Violent emotions seethe beneath a veneer of manners and mores in Peter Taylor’s A Summons to Memphis. The 1986 novel of a proper, but perverse
Echoes of Edith Wharton reverberate throughout
Wharton explored the mannered cruelties of Old New York.
A Summons to Memphis is the story of the Carver family; the father, George, and his three adult children, two daughters and a son. The children nurse unspoken hurts and resentments against their father – a needy despot whose rigid, unbending control over his family seems to extend from cradle to grave and which is always portrayed as well-meaning and in the children’s interest.
Their resentment begins in childhood when the family is uprooted from a comfortable life in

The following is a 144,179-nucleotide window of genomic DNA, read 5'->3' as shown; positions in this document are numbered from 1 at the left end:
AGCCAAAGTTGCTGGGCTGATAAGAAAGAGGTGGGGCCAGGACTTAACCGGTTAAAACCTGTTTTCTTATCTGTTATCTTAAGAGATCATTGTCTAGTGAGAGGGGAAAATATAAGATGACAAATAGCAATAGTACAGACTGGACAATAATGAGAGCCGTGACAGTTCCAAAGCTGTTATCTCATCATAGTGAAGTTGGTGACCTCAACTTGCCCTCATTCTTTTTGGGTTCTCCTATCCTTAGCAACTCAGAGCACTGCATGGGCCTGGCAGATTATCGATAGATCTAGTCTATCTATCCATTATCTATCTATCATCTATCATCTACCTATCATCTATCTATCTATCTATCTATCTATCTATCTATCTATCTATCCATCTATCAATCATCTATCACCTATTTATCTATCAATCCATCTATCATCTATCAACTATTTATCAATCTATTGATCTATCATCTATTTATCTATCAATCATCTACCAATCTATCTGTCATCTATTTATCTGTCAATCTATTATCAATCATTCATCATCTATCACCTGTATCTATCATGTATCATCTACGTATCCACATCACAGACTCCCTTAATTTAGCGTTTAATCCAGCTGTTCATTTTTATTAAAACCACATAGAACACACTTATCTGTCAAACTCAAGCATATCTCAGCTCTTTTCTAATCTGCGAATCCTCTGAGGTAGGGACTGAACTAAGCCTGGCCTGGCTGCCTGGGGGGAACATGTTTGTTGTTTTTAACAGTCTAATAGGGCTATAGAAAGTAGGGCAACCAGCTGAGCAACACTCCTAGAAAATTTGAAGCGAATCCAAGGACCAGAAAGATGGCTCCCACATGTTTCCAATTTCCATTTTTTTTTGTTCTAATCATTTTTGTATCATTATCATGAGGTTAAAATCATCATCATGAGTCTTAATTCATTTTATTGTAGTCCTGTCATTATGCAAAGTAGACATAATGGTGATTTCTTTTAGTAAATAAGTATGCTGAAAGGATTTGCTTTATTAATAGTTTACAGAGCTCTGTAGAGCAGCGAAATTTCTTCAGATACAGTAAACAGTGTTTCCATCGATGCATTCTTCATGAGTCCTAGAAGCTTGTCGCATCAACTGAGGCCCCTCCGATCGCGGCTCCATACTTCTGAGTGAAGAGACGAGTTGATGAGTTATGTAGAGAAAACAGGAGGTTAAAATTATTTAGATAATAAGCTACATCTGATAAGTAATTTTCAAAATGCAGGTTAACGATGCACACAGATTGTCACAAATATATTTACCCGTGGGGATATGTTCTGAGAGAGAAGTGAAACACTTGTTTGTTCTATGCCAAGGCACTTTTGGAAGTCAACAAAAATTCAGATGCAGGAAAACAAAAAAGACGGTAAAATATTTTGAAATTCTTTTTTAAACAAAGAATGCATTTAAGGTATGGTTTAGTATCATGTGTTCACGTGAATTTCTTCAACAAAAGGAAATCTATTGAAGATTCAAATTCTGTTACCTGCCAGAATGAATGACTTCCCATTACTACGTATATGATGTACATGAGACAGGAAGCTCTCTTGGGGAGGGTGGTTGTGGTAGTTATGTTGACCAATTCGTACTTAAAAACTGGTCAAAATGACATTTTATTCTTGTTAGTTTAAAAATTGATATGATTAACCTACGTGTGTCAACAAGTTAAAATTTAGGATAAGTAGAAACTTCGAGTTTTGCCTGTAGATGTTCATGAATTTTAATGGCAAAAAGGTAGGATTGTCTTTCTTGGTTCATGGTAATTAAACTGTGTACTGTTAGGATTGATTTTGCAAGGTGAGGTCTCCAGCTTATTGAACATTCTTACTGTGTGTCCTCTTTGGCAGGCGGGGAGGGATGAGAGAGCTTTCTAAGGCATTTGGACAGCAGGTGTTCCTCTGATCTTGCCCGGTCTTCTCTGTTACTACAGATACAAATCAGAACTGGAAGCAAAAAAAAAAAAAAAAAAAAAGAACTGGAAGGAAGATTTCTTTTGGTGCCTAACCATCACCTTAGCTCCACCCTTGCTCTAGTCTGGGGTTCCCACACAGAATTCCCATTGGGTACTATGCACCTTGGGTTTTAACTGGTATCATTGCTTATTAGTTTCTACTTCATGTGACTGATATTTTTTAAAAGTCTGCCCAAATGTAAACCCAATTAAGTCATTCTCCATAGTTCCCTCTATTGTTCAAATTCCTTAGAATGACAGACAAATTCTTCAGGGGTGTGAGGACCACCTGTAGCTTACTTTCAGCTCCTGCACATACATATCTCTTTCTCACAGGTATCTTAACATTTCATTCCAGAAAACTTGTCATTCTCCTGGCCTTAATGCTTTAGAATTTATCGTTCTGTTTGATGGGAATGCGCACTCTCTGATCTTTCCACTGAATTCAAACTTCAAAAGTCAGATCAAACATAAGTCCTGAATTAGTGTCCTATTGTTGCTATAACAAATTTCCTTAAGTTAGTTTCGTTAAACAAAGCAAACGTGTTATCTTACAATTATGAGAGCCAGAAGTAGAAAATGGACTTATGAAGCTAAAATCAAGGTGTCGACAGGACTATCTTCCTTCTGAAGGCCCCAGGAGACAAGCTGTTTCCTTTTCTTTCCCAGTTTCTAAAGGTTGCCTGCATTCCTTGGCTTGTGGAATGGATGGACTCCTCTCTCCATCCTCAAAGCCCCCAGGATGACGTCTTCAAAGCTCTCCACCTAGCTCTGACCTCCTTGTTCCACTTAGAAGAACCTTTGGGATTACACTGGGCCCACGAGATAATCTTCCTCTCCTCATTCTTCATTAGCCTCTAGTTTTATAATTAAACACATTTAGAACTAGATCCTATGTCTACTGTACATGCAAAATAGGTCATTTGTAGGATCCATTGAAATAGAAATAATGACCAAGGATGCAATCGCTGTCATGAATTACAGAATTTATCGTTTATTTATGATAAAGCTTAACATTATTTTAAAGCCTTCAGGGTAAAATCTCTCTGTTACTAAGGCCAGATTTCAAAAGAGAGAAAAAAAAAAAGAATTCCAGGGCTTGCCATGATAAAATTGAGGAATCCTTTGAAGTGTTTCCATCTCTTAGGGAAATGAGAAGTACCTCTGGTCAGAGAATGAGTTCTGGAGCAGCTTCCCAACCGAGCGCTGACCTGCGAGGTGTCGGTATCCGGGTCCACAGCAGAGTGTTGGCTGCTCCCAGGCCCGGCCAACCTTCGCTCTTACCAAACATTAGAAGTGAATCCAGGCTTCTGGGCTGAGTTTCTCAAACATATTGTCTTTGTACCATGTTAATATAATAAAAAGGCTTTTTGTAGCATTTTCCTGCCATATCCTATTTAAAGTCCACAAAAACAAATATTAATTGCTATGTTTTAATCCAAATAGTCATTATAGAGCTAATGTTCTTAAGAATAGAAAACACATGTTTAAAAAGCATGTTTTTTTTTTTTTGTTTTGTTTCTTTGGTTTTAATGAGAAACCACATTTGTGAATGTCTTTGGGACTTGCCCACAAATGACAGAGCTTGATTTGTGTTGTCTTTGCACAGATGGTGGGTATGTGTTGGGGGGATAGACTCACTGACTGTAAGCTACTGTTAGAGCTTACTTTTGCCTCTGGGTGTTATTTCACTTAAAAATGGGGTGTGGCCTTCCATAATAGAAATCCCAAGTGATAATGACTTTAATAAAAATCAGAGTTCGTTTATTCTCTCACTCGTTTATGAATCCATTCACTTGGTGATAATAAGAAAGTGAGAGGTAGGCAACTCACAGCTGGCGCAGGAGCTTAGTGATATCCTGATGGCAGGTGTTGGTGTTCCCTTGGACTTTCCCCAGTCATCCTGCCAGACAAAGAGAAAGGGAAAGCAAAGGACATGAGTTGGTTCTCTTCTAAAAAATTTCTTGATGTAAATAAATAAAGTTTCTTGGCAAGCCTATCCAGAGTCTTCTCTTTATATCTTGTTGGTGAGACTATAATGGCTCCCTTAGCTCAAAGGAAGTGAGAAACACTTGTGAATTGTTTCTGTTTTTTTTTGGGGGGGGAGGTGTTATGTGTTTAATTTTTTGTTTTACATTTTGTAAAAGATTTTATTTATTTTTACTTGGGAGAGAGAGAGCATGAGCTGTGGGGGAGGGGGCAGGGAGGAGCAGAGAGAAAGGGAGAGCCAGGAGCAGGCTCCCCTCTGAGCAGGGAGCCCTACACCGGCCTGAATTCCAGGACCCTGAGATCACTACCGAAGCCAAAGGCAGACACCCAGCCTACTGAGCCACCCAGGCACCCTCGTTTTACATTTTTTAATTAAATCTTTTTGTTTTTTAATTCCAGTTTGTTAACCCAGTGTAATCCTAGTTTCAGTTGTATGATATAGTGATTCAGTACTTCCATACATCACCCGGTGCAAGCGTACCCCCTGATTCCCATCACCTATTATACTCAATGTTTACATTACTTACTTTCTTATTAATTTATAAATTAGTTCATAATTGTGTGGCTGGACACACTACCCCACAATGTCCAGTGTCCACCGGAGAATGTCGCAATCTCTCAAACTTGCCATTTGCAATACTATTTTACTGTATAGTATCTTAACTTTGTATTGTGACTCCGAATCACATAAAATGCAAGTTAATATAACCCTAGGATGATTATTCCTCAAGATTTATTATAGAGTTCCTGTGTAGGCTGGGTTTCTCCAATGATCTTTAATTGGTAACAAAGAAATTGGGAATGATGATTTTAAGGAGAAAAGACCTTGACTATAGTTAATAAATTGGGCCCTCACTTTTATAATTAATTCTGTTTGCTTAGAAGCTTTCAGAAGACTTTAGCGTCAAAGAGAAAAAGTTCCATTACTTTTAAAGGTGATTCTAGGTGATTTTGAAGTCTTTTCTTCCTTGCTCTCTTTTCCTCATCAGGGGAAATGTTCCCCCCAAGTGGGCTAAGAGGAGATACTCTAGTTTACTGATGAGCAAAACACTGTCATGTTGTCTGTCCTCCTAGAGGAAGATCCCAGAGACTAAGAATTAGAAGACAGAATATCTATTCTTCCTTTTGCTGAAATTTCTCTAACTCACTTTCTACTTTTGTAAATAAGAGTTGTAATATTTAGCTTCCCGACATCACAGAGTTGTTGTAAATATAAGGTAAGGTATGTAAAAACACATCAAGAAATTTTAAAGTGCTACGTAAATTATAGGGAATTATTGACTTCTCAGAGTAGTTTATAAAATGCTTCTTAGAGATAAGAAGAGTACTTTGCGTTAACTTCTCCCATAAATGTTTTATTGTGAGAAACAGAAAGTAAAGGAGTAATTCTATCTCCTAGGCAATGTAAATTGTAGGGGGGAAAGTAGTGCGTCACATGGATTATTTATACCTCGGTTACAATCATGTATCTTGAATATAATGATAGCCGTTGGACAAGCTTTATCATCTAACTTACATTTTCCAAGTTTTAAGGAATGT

The anger lies buried, surfacing only in the most passive of expressions, until, soon after their mother’s death, the father, now quite elderly, contemplates a second marriage. Faced with the loss of their inheritance, alongside their empty, unfulfilled lives, the children take action.
It is not giving too much away to say that the marriage never takes place. The story is not about the aborted marriage, but in how the grown children use the conventions of
A Summons to Memphis was
It would have made a fine magazine article.